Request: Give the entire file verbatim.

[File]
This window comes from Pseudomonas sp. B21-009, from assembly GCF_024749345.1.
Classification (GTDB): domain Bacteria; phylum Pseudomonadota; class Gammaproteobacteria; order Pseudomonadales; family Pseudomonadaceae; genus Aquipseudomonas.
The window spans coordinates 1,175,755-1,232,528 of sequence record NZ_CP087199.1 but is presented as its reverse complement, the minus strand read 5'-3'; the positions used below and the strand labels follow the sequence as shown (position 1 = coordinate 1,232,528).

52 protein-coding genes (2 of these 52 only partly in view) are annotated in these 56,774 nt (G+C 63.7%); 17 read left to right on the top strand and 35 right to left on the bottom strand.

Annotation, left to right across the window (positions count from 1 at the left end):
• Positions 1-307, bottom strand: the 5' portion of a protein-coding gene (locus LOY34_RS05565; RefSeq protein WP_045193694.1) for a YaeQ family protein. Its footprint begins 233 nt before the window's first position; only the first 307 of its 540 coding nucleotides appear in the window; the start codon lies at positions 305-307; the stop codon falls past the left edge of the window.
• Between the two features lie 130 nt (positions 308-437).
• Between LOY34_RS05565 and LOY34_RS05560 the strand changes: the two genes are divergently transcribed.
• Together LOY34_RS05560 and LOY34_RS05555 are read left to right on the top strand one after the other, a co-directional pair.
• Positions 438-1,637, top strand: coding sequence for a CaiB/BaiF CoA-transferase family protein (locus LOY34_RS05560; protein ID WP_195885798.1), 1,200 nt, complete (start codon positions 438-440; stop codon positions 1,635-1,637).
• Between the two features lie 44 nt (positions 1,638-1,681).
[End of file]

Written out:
This window comes from Pseudomonas sp. B21-009, from assembly GCF_024749345.1.
Classification (GTDB): domain Bacteria; phylum Pseudomonadota; class Gammaproteobacteria; order Pseudomonadales; family Pseudomonadaceae; genus Aquipseudomonas.
The window spans coordinates 1,175,755-1,232,528 of sequence record NZ_CP087199.1 but is presented as its reverse complement, the minus strand read 5'-3'; the positions used below and the strand labels follow the sequence as shown (position 1 = coordinate 1,232,528).

52 protein-coding genes (2 of these 52 only partly in view) are annotated in these 56,774 nt (G+C 63.7%); 17 read left to right on the top strand and 35 right to left on the bottom strand.

Annotation, left to right across the window (positions count from 1 at the left end):
• Positions 1-307, bottom strand: the 5' portion of a protein-coding gene (locus LOY34_RS05565; RefSeq protein WP_045193694.1) for a YaeQ family protein. Its footprint begins 233 nt before the window's first position; only the first 307 of its 540 coding nucleotides appear in the window; the start codon lies at positions 305-307; the stop codon falls past the left edge of the window.
• Between the two features lie 130 nt (positions 308-437).
• Between LOY34_RS05565 and LOY34_RS05560 the strand changes: the two genes are divergently transcribed.
• Together LOY34_RS05560 and LOY34_RS05555 are read left to right on the top strand one after the other, a co-directional pair.
• Positions 438-1,637, top strand: coding sequence for a CaiB/BaiF CoA-transferase family protein (locus LOY34_RS05560; protein ID WP_195885798.1), 1,200 nt, complete (start codon positions 438-440; stop codon positions 1,635-1,637).
• Between the two features lie 44 nt (positions 1,638-1,681).